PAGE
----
Many people who experience a stroke have difficulty moving their arm and hand, and research has shown that people can still have non-functional arms at 6 months after stroke. Our researchers are conducting a multi-centre, randomised controlled trial to test whether a programme of specific training exercises is more effective than usual care. We are seeking people with stroke who have difficulty using their arm and/or hand to take part in this study. The study will involve assessments of arm and hand function before and after a 6 week period, with a follow-up assessment after 6 months.

Find out more about the study

 

Disclaimer
Please note the following disclaimer applies to all research projects listed on this page:

The National Stroke Foundation recognises the value of all levels of research and the welfare and experiences of those affected. The National Stroke Foundation is not responsible for, and does not endorse, any research project, opportunity, or other type of project listed. Reasonable attempts have been made to ensure projects listed have appropriate approval from a recognised body. Participants are responsible for satisfying themselves that appropriate approval procedures have been met before taking part.  Participants are advised to read the participant information sheet that the researcher will provide to you. If you do agree to participate and/or you have any concerns regarding the project, these should be directed to the researcher or other contacts on the participant information sheet.

There are currently no research projects listed for the Northern Territory. Please check the National tab for projects recruiting Australia-wide.

 

Disclaimer
Please note the following disclaimer applies to all research projects listed on this page:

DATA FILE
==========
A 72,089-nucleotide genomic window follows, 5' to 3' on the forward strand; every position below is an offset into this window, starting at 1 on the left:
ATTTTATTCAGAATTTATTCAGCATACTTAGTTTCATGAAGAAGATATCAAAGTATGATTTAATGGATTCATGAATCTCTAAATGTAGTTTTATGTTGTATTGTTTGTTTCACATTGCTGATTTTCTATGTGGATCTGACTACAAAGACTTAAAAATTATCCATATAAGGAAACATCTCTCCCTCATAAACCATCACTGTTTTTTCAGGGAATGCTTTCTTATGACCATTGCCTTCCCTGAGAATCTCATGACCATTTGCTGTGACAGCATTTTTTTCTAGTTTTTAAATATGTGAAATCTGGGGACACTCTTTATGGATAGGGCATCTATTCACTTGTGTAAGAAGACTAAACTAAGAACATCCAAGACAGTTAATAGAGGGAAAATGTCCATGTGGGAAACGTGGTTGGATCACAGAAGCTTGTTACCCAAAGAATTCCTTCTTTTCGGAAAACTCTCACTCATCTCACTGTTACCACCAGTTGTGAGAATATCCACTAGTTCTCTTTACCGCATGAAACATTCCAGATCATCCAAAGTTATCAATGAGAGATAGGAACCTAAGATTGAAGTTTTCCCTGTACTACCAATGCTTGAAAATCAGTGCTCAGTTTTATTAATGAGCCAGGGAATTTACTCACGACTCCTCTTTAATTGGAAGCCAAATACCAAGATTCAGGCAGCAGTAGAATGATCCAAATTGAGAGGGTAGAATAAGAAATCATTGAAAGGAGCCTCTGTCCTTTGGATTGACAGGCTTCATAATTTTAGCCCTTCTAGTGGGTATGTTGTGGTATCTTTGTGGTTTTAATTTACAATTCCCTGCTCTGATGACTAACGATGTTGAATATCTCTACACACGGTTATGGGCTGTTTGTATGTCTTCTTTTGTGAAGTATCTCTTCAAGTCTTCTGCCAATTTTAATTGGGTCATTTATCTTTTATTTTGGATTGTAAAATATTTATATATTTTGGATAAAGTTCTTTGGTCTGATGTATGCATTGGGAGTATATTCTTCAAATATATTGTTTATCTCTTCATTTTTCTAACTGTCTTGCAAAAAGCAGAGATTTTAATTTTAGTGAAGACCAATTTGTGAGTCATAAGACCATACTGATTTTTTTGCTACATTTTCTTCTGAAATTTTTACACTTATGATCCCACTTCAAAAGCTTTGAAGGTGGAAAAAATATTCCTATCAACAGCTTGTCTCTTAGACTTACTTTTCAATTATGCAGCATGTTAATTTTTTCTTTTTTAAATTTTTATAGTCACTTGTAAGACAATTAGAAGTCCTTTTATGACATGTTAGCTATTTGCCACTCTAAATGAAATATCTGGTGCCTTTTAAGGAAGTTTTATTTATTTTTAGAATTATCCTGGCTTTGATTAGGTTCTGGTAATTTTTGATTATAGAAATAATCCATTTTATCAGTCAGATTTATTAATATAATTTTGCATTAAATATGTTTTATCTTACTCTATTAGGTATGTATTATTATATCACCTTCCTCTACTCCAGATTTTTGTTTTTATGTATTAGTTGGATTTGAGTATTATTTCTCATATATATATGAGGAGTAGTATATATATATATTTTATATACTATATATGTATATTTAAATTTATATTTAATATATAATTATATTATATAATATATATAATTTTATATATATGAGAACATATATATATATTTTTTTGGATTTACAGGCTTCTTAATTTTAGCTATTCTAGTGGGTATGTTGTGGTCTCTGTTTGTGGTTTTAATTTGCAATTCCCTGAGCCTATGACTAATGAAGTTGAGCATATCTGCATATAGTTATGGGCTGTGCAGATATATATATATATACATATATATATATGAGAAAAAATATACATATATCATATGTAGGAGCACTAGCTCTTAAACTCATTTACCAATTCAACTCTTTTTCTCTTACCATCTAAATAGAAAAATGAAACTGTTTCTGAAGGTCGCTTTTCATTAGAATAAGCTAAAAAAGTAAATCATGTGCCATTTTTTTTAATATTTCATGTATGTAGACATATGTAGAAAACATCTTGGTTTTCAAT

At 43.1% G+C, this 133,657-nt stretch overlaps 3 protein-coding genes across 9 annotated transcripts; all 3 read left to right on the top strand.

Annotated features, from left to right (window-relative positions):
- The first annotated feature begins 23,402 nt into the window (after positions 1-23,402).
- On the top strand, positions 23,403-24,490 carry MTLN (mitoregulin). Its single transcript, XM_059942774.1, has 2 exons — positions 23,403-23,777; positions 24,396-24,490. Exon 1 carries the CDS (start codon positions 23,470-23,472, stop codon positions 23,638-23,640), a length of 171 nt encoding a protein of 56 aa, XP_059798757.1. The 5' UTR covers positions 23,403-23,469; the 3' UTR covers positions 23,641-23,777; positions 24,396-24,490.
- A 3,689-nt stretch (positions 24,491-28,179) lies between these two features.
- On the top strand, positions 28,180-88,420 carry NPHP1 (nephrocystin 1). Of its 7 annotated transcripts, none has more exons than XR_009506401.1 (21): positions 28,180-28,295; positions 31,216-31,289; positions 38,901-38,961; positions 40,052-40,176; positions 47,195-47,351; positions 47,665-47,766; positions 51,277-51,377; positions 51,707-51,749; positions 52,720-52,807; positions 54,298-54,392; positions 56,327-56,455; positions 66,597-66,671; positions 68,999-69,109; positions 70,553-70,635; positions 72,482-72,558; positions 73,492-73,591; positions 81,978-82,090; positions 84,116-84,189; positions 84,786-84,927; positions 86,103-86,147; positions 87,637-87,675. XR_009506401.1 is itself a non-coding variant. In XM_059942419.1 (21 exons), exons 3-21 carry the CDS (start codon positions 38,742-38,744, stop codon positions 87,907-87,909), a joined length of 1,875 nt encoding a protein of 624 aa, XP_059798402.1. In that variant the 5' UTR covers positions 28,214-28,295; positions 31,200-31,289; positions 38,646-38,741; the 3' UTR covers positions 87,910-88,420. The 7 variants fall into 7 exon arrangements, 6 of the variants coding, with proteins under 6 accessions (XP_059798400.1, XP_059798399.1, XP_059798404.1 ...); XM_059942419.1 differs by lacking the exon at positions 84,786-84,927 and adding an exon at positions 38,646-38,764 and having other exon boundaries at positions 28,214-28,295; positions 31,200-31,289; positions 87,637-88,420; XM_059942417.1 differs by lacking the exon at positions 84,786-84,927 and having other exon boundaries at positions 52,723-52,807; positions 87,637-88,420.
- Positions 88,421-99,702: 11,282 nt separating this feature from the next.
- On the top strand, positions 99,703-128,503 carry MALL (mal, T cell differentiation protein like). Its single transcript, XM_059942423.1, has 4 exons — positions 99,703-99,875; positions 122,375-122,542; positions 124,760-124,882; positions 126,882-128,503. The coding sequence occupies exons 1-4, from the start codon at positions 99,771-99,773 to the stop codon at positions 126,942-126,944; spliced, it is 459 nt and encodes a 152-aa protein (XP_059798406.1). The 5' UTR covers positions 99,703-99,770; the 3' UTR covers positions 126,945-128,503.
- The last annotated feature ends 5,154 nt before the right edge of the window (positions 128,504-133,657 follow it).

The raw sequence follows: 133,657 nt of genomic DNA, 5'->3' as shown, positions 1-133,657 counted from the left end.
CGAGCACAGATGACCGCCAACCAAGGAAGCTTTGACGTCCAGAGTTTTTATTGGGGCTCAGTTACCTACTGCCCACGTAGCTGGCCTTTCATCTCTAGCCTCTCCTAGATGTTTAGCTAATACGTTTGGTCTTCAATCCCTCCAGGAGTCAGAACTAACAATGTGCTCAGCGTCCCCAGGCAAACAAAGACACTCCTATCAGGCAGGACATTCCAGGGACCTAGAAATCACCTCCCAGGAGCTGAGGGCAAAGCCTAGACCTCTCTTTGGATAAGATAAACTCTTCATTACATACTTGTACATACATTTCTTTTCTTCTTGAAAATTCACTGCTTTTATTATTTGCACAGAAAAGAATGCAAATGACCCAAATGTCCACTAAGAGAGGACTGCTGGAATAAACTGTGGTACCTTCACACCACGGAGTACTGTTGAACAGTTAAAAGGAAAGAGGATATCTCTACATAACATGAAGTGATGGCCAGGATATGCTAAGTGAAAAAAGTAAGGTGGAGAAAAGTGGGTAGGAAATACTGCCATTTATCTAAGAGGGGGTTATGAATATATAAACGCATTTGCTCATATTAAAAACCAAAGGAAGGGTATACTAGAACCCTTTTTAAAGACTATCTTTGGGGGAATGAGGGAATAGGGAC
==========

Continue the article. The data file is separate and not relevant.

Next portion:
The National Stroke Foundation recognises the value of all levels of research and the welfare and experiences of those affected. The National Stroke Foundation is not responsible for, and does not endorse, any research project, opportunity, or other type of project listed. Reasonable attempts have been made to ensure projects listed have appropriate approval from a recognised body. Participants are responsible for satisfying themselves that appropriate approval procedures have been met before taking part.  Participants are advised to read the participant information sheet that the researcher will provide to you. If you do agree to participate and/or you have any concerns regarding the project, these should be directed to the researcher or other contacts on the participant information sheet.

There are currently no research projects listed for the Northern Territory. Please check the National tab for projects recruiting Australia-wide.

 

Disclaimer
Please note the following disclaimer applies to all research projects listed on this page:

The National Stroke Foundation recognises the value of all levels of research and the welfare and experiences of those affected. The National Stroke Foundation is not responsible for, and does not endorse, any research project, opportunity, or other type of project listed. Reasonable attempts have been made to ensure projects listed have appropriate approval from a recognised body. Participants are responsible for satisfying themselves that appropriate approval procedures have been met before taking part.  Participants are advised to read the participant information sheet that the researcher will provide to you. If you do agree to participate and/or you have any concerns regarding the project, these should be directed to the researcher or other contacts on the participant information sheet.

The impact of negative illness perceptions on engagement in community rehabilitation activities in the chronic stroke population

Illness perceptions refer to a person's understanding, and beliefs regarding their condition and treatment. The research team are looking for people who have had a stroke over six months ago and live in the community to join the study. Suitable participants will be required to come to ACU health clinics for about 30 minutes to complete a short survey and two brief questionnaires to complete the screening process. They will then be provided an activity log in which they will be asked to record their exercise or rehabilitation activities on a daily basis, over a four-week period.